6. APIs. Microsoft provides the developer community with a broad range of innovative operating system services, via documented application programming interfaces (APIs), for use in developing state-of-the-art applications. The U.S. antitrust ruling requires that Microsoft disclose all of the interfaces internal to Windows called by “middleware” within the operating system, such as the browser, the media player and so forth. In this way, competitors in these categories will know that they can plug into Windows to get services in the same way that these built-in Windows features do. This has worked well, and we will continue to disclose these interfaces even after the U.S. antitrust ruling expires. In fact, we will go further, extending our API commitment to the benefit of all software developers. Going forward, Microsoft will ensure that all the interfaces within Windows called by any other Microsoft product, such as the Microsoft Office system or Windows Live™, will be disclosed for use by the developer community generally. That means that anything that Microsoft’s products can do in terms of how they plug into Windows, competing products will be able to do as well.
7. Internet services. Microsoft is contributing to innovation in the area of Internet services with services that we call Windows Live. Microsoft will design Windows Live as a product that is separate from Windows. Customers will be free to choose Windows with or without Windows Live.
8. Open Internet access. Microsoft will design and license Windows so that it does not block access to any lawful Web site or impose any fee for reaching any non-Microsoft Web site or using any non-Microsoft Web service.
9. No exclusivity. The U.S. antitrust ruling generally provides that Microsoft may not enter into contracts that require any third party to promote Windows or any “middleware” in Windows on an exclusive basis. We will maintain this practice going forward, and in fact broaden it to apply to Windows or any part of Windows, whether or not it would qualify as “middleware” under the U.S. antitrust ruling. We will apply the concept of “exclusivity” broadly too, so that our contracts ensure that a third party can use non-Microsoft software in amounts equal to or greater than its use of Windows. More generally, we want the developer community to know that it is free to develop, support and promote products that compete with any part of Windows. Consistent with the U.S. antitrust ruling, Microsoft will not retaliate against any third party for exercising this freedom.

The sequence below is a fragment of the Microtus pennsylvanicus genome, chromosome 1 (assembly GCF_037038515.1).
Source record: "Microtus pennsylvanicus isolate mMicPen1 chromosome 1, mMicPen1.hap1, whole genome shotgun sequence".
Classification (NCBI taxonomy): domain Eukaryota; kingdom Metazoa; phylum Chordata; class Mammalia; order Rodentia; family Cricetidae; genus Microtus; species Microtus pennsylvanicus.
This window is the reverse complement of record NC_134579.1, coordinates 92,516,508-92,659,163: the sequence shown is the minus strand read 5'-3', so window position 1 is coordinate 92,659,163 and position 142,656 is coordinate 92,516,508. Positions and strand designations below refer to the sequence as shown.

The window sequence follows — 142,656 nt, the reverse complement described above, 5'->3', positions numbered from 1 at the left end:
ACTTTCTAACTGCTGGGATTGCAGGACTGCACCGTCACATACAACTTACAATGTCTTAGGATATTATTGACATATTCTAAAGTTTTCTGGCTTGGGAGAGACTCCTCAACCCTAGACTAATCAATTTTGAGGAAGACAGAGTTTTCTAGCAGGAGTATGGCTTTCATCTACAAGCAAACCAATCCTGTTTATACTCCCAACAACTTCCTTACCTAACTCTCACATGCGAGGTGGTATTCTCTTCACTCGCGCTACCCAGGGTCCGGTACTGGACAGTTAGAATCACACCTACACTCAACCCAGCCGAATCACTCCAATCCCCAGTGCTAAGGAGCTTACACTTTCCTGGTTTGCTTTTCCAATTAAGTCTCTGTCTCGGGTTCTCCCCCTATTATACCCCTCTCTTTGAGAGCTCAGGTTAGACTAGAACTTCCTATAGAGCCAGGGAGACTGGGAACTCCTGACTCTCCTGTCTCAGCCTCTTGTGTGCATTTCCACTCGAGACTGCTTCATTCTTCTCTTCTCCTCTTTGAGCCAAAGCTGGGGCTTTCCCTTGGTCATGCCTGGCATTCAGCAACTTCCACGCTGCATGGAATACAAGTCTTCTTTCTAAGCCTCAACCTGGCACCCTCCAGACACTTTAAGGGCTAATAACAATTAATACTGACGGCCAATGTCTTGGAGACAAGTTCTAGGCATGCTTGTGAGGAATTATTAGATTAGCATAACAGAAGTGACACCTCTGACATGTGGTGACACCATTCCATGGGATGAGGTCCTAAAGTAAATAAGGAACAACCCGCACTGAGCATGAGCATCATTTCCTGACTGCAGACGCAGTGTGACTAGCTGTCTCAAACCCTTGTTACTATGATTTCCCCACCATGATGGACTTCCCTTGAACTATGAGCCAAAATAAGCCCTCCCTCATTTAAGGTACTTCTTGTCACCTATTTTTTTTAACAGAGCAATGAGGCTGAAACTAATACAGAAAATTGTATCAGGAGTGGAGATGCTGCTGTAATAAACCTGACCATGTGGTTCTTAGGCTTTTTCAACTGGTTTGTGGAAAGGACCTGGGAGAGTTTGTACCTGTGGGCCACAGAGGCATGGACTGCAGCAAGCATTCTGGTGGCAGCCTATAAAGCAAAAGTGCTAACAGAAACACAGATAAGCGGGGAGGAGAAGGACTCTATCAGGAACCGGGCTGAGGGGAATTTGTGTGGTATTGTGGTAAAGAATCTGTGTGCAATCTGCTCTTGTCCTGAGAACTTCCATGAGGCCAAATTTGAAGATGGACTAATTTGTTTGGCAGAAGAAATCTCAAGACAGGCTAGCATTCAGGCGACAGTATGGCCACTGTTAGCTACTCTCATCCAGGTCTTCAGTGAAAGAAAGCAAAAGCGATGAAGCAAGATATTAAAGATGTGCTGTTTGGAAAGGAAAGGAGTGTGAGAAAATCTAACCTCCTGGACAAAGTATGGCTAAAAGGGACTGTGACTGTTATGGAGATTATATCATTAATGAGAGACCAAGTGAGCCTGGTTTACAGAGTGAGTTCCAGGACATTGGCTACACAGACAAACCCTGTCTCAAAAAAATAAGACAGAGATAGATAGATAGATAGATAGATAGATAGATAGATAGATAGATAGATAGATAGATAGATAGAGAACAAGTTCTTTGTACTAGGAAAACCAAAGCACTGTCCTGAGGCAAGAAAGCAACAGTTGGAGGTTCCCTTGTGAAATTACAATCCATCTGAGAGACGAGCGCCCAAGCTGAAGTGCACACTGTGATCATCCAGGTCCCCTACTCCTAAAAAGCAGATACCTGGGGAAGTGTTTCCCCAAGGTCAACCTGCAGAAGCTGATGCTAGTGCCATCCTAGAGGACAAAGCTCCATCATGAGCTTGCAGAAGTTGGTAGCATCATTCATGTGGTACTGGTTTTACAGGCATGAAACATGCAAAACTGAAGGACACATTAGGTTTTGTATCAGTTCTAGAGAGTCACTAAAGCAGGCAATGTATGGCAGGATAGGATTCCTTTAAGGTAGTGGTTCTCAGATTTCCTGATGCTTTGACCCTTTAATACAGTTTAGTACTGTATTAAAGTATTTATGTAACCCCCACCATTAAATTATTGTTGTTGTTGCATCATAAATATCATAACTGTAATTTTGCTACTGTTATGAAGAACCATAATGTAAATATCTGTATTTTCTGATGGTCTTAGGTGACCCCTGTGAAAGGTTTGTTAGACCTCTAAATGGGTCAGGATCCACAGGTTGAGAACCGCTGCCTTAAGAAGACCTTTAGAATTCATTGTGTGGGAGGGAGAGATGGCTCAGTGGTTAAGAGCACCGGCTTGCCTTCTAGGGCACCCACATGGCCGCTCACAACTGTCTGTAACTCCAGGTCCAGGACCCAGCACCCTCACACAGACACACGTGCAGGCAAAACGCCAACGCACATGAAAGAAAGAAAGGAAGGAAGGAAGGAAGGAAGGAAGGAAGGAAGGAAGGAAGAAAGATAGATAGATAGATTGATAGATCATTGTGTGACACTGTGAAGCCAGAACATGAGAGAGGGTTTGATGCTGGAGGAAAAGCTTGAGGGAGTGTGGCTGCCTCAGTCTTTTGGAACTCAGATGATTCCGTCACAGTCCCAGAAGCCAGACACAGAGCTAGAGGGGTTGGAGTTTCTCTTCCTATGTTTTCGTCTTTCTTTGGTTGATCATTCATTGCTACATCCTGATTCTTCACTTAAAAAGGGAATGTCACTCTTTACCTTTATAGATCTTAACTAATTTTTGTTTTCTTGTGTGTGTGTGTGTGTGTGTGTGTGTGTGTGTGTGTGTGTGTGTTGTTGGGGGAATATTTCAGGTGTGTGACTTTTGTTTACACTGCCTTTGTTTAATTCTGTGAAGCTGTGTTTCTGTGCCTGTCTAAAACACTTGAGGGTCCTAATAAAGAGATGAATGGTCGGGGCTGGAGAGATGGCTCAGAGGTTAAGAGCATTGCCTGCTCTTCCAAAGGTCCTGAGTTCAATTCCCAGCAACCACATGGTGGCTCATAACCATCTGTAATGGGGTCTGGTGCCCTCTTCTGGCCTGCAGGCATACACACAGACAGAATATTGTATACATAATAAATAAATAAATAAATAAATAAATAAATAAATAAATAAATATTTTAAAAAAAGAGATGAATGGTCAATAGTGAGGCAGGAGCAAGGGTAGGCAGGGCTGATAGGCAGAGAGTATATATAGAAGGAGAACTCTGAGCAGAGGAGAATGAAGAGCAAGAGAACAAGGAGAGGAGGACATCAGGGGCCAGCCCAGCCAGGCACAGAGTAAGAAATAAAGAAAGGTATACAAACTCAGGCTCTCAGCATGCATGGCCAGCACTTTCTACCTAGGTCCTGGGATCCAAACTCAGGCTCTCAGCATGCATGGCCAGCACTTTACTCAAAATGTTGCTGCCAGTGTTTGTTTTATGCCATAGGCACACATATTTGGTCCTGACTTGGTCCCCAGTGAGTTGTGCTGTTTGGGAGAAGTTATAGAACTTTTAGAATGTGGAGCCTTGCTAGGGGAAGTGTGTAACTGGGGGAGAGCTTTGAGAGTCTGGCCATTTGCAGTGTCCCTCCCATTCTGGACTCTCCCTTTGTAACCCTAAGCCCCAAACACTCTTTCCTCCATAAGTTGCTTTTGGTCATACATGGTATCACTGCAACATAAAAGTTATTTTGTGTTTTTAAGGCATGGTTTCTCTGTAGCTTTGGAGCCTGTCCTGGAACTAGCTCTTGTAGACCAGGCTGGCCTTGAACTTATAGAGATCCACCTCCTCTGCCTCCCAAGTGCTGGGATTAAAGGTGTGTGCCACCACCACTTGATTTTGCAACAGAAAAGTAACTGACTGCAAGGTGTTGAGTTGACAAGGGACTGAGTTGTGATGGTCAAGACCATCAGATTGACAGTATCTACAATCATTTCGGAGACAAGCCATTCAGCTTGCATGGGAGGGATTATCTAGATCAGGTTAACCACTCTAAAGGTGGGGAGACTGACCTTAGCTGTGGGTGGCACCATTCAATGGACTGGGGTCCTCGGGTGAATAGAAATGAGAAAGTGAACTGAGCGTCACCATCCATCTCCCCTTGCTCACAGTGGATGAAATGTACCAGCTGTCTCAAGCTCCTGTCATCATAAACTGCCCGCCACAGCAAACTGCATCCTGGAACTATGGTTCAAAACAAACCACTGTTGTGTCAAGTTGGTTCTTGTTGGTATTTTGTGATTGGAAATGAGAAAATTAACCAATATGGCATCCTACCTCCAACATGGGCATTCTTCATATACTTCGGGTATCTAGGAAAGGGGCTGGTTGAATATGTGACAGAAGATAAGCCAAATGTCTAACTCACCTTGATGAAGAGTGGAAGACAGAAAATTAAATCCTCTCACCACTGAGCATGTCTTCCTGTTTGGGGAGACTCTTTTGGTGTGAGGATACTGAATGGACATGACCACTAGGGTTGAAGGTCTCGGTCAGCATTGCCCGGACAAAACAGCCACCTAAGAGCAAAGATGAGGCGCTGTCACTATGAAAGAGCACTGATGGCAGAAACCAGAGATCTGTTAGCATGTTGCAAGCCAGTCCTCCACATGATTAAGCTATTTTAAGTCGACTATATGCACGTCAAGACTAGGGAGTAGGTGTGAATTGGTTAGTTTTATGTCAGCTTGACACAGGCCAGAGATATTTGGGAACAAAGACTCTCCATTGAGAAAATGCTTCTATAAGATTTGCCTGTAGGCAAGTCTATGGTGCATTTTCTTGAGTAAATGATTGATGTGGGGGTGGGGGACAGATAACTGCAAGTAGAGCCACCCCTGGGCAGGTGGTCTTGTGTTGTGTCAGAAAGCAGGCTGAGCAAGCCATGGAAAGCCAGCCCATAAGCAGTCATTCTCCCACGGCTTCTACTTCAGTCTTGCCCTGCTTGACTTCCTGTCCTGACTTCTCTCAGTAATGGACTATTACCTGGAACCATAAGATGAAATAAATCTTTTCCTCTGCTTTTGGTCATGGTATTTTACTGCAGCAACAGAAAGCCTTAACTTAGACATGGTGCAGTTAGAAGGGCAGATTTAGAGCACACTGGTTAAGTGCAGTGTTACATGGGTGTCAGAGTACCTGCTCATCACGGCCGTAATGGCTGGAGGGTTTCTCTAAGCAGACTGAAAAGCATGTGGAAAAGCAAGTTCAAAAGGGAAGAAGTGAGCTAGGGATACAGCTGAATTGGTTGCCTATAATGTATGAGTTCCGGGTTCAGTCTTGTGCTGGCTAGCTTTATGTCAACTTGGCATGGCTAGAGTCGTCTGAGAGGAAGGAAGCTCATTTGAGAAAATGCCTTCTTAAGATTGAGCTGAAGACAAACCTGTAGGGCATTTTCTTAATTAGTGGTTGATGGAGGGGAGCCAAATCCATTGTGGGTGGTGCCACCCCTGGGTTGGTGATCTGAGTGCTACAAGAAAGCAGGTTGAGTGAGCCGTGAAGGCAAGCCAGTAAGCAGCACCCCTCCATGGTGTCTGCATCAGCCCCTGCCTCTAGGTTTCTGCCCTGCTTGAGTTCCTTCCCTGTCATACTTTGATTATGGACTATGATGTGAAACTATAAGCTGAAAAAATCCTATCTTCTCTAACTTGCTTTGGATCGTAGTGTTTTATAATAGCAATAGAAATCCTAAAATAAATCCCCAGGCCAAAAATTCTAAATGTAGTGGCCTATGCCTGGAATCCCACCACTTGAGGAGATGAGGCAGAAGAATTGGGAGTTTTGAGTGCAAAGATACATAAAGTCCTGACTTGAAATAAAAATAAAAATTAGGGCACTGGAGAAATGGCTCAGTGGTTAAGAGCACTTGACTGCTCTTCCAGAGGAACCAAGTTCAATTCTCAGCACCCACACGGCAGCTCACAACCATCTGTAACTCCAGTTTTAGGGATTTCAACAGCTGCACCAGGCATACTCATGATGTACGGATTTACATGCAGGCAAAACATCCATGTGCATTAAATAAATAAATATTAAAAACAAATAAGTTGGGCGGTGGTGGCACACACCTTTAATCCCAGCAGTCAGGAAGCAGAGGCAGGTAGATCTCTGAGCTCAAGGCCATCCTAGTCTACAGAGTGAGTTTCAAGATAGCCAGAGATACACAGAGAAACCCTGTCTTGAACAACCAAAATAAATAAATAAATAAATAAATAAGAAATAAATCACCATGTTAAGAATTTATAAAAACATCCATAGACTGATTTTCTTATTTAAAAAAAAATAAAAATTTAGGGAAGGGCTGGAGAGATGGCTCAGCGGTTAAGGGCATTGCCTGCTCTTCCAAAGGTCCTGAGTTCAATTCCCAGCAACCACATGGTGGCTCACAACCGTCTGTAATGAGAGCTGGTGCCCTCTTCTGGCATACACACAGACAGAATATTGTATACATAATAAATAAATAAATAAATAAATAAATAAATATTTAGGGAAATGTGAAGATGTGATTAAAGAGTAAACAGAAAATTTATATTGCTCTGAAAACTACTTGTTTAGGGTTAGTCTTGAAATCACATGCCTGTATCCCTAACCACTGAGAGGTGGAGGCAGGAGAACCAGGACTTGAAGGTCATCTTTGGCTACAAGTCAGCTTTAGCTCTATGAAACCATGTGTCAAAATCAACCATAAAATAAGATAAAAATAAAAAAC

Principle III: Interoperability for Users
Microsoft is committed to meeting customer interoperability needs and will do so in ways that enable customers to control their data and exchange information securely and reliably across diverse computer systems and applications.
What this means:
10. Communications protocols. Microsoft will make available, on commercially reasonable terms, all of the communications protocols that it has built into Windows and that are used to facilitate communication with server versions of Windows. To facilitate this, Microsoft will document protocols supported in Windows as part of the product design process. We will also work closely with firms with particular needs to address interoperability scenarios that may require licensing of other protocols.
11. Availability of Microsoft patents. Microsoft will generally license patents on its operating system inventions (other than those that differentiate the appearance of Microsoft’s products) on fair and reasonable terms so long as licensees respect Microsoft’s intellectual property rights.
12. Standards. Microsoft is committed to supporting a wide range of industry standards in Windows that developers can use to build interoperable products. Microsoft is committed to contributing to industry standard bodies as well as working to establish standards via ad hoc relationships with others in the industry.
Microsoft will post these principles to its Web site so that they will be readily accessible to the computer industry and customers. We will review these principles from time to time, and at least once every three years, to determine whether we should adopt additional principles or modify existing principles to reflect technological, business or legal developments.